Doklam standoff to climate change: 8 ways India stood up in the world in 2017
Narendra Modi government’s foreign policy sees it challenging China on Doklam border stand-off and defying the Trump administration on its decision to declare Jerusalem as Israel’s capital.Year Ender 2017 Updated: Dec 30, 2017 17:21 IST
Since it came to power, the Narendra Modi government has believed India can afford to “bat on its front foot” in foreign policy. Or, as a Chinese newspaper editorialised, India now had a government that would not be scared to offend others. The Modi government believes 2017 was marked by eight foreign policy actions in which, as a senior Indian official said, “defied precedent, didn’t operate within an ideological construct and didn’t do what we were expected to do.” These were:
1. Belt-Road Initiative: New Delhi, with Modi himself deeply involved, carefully weighed what BRI would mean for Indian interests. Once it got a thumbs down, India decided it was prepared to stand alone, do so publicly and oppose the entire Chinese programme. Since then a number of countries including Japan, Germany and most recently the United States have expressed reservations about BRI. “A moment we decided to stand up,” said an Indian diplomat.
2. Doklam. The Chinese had been building a road in the trijunction since 2011. The UPA had concluded it was just normal border road upgrading. But the Modi government decided Beijing had a different plan in mind: force Bhutan to surrender territory, expose India as spineless and drive a wedge between New Delhi and Thimpu. In the game of chicken that followed, Xi Jinping decided to blink first.
3.International Court of Justice. Traditionally, because of fears over Kashmir votes, India has avoided diplomatic confrontations with the big five UN Security Council members. New Delhi waged a “brutal” campaign against the UK to get an Indian judge on the court, admitted a diplomat. But New Delhi sent a message that it will take getting a foothold in such multilateral rules-making bodies more seriously.
4.Kulbushan Jadhav. Tangentially related was India’s surprising decision to take the Jadhav case to the International Court of Justice. India’s Kashmirphobia meant it had a tradition of never taking bilateral issues with Pakistan to the court or to any multilateral body. Islamabad was blind-sided by the move. And it allowed India to make a legal case on the basis of consular access rather than espionage. The first battle went to India and the foreign ministry is already readying for round two in 2018.
5. Quadrilateral. Many strategists in India felt resurrecting the old US-Japan-Australia-India Quadwould be a red rag before China. However, the Modi government has been careful to lay down a Quad agenda that is India-focussed: connectivity and proliferation. This was designed to keep New Delhi an arm’s length from North Korea and South China Sea, the migraines of the other members.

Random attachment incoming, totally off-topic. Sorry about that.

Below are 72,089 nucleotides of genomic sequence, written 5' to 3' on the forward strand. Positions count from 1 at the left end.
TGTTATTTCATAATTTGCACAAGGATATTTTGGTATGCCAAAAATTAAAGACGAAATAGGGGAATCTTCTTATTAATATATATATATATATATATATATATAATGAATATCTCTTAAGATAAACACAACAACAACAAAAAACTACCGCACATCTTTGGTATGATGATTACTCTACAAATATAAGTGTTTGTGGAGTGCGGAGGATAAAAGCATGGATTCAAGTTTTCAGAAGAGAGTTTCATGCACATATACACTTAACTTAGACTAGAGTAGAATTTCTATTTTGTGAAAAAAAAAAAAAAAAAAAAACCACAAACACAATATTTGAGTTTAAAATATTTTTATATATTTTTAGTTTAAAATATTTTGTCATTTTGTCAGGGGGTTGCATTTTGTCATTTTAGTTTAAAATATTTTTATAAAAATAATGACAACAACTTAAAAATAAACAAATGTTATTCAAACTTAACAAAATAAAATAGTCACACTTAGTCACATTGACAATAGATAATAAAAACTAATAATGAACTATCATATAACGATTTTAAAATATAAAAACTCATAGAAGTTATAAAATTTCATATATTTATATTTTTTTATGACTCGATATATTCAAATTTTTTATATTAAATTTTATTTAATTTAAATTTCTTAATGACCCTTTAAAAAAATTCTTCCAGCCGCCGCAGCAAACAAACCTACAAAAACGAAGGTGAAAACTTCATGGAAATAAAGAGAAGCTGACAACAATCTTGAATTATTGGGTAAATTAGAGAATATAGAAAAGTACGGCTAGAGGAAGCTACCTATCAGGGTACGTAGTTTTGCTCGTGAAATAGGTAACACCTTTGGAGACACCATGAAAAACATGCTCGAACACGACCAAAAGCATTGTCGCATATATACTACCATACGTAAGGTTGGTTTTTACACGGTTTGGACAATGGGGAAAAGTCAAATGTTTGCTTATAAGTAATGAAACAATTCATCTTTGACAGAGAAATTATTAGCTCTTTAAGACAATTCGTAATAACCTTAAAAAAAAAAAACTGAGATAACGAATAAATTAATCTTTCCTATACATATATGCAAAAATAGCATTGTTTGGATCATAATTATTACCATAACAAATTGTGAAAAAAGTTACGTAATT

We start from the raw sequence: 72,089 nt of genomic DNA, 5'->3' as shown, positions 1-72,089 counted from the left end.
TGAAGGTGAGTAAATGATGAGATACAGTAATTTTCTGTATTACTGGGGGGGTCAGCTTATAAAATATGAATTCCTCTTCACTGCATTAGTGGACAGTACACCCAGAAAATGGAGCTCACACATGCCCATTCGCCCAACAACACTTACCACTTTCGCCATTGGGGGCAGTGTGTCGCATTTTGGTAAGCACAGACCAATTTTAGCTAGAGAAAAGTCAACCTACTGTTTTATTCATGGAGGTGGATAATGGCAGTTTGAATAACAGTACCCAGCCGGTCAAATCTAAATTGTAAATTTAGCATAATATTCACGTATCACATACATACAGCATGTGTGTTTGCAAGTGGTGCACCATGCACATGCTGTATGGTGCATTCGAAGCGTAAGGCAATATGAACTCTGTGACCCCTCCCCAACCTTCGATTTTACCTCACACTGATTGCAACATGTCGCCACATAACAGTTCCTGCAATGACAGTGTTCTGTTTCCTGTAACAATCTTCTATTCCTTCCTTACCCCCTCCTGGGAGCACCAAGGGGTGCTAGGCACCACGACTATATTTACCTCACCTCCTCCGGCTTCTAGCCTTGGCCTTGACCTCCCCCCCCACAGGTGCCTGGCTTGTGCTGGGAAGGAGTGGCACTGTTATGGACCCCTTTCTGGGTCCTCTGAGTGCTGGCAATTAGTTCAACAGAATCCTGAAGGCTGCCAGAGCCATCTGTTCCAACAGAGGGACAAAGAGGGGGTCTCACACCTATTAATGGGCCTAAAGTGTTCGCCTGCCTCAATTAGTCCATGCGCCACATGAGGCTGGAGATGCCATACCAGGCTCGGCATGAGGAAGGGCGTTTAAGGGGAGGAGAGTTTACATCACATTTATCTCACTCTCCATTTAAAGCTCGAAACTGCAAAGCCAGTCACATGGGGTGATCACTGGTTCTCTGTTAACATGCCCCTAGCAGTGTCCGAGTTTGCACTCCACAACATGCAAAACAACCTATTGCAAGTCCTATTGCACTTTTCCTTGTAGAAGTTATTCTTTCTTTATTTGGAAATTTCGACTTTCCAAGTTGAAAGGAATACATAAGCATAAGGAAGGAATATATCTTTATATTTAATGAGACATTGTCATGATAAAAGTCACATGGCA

6. Climate change. India took a “counterintuitive position” when Donald Trump decided to pull the US out of the Paris agreement, said a senior Indian diplomat. “We moved left”. The West has reneged on every promise it has made to the developing world since climate talks began. The US’s decision gave India an opportunity to walkout of the climate talks. Instead, partly reflecting Modi’s personal concerns about global warming, India held firm. “This has given us credibility with a large number of other countries,” said an Indian diplomat.
7. Israel. While India’s West Asia policy has been edging in that direction for a while, no government was willing to dehypenate Israel from Palestine in Indian foreign policy. Modi’s stand alone visit to Israel made the formal break. His Palestine visit will carve it in stone. Though many Modi supporters were unhappy with India’s UN vote on Jerusalem, it went with the two-track policy. Behind closed doors, Israeli officials made only a token protest. India made it clear its own multilateral requirements, such as the ICJ campaign, meant that such symbolic events would result in too much collateral diplomatic damage.
8. Rohingyas. This was a case study in the diplomatic equivalent of squaring a circle. Two countries, both being wooed by India, at loggerheads but India unable to absorb any refugees itself. “We squared it on the ground,” said an Indian diplomat. The key accomplishment was to persuade Myanmar that a) they would have to take back some Rohingyas, b) India can make it easier by covering the costs of resettlement and, to Bangladesh, c) providing enough assistance to placate their anger. New Delhi knew they had won when the Myanmar army chief said, “We are grateful for you doing this.”